I have come to learn the paradox that some survivors find—that cancer has turned out to be one of the greatest gifts of my life.  Even living with its extraordinary uncertainty it has opened my eyes in appreciation of life’s beauty and just how extraordinary life itself can be."

                                 - Tim Bachmeyer



I’ve been a cancer patient for over 10 years.  Originally diagnosed with chronic idiopathic myelofibrosis for which there is no cure, I subsequently was also diagnosed 7 years ago with stage 4 (metastatic) melanoma.  Thankfully I have been melanoma free for the past 6.


I have struggled with the deep uncertainty and loneliness that come with life-threatening illness, but over time have learned to face them head on by creating new life goals for myself.  I have done this by learning how to talk with my wife, family, and friends about my feelings in spite of my hesitation to share.  And I have opened myself to life in ways I never anticipated by asking what I really want from my life.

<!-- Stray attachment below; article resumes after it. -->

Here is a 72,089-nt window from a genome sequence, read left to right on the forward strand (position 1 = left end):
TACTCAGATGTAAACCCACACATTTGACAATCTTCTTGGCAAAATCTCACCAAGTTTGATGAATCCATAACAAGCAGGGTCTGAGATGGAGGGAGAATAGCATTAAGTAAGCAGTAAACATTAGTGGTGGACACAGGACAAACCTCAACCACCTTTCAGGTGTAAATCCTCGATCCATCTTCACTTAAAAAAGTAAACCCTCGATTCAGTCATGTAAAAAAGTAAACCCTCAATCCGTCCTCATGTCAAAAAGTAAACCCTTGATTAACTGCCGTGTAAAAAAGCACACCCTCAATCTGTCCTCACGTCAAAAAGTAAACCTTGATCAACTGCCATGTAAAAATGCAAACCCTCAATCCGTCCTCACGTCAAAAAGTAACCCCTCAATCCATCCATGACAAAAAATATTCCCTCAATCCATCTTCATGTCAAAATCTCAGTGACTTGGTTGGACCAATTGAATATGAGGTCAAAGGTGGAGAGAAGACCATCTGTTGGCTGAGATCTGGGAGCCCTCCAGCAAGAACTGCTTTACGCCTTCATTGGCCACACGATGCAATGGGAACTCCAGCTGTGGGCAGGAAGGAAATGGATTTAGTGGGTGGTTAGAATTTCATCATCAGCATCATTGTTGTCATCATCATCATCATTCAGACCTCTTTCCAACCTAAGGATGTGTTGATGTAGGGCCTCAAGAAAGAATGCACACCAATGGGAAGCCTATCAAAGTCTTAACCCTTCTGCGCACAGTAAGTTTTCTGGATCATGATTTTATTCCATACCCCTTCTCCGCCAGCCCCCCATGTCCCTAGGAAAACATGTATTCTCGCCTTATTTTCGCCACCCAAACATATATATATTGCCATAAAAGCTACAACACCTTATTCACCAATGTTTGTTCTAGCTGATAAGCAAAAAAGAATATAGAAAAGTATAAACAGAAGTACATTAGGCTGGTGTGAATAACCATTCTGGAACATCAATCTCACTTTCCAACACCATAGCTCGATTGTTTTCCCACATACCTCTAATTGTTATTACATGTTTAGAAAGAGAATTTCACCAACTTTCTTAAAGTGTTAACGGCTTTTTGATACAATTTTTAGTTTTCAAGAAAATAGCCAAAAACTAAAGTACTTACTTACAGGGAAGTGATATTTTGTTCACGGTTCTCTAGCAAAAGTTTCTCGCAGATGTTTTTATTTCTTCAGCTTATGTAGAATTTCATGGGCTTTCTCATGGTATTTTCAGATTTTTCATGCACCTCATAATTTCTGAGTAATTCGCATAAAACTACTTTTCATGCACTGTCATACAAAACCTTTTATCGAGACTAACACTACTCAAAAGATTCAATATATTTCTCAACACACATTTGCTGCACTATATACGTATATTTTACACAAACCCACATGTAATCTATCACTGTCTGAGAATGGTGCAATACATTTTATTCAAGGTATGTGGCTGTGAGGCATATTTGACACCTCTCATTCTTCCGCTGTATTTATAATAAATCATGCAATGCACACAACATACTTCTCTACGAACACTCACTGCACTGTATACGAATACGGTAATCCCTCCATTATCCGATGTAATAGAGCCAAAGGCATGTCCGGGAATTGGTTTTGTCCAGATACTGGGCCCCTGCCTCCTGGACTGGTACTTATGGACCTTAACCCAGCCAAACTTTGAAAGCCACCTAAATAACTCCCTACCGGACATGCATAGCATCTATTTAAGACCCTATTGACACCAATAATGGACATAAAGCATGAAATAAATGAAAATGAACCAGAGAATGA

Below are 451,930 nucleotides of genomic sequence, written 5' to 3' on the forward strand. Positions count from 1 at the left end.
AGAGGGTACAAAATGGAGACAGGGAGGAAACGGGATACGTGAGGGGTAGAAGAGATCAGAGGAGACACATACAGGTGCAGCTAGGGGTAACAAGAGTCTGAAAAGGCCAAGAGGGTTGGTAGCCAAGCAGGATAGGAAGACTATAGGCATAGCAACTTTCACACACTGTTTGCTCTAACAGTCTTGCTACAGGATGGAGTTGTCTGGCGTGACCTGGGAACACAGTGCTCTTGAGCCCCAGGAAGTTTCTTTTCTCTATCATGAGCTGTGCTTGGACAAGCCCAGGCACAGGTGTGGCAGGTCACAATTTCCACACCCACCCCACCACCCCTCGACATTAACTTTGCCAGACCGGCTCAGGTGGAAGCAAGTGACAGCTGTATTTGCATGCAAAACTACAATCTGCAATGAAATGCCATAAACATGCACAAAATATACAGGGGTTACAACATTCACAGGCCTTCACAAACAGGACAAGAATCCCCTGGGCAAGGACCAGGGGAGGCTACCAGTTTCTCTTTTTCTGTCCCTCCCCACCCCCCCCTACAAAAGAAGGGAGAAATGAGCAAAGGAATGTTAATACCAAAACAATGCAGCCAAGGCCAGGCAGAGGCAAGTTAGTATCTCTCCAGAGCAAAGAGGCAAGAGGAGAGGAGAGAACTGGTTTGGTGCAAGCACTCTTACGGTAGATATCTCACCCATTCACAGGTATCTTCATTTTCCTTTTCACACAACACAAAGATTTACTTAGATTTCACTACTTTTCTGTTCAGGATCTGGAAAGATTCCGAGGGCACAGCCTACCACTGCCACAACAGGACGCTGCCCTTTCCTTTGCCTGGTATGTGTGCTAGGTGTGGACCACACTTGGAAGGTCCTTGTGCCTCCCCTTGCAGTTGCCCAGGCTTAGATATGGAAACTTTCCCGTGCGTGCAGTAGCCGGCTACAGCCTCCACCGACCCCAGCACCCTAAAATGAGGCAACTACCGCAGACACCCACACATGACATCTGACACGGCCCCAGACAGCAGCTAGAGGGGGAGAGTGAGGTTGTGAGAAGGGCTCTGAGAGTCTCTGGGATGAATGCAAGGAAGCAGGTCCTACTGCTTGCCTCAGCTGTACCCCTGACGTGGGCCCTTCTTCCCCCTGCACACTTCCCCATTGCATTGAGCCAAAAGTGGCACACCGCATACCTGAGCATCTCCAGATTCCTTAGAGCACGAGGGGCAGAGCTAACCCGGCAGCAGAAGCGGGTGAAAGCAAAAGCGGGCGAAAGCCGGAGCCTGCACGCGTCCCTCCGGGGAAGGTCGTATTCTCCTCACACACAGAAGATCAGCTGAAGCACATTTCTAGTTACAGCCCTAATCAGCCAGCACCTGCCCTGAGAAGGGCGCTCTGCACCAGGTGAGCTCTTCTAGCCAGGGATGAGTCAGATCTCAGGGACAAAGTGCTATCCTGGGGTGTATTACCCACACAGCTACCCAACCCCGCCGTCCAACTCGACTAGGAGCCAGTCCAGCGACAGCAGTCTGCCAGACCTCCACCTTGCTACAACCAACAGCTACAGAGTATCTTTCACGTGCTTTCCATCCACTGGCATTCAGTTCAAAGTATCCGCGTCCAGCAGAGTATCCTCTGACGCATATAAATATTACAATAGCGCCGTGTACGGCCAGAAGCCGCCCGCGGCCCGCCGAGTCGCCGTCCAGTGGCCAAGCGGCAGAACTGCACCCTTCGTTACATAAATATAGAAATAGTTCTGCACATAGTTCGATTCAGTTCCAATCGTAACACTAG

A big effect of cancer’s stigma can be social isolation, turning our life expectations and our sense of who we are as men inside out.  It seems natural to try to take on the burden of our disease by ourselves and to shield those we love from our pain.


However, due to the strength of a loving family and friends, I have learned not to withdraw from my social world.  In connecting with other men, many have told me they choose to keep their illness to themselves, thereby shutting off new ways to learn how to live well even with their disease.


In response I decided to write a book to share men’s and families’ experience with cancer in the hope they may find a wellness path they never anticipated.  It is titled Dancing with the Elephant in the Room: Men with Cancer and Those Who Love Them. 


Their conversations prompted me to open a cancer wellness coaching practice serving men with cancer, their spouses and partners (See CAREGIVING).

Tim is a graduate of Yale (BA, Philosophy) and the University of Chicago (Ph.D., Psychology and Religion).



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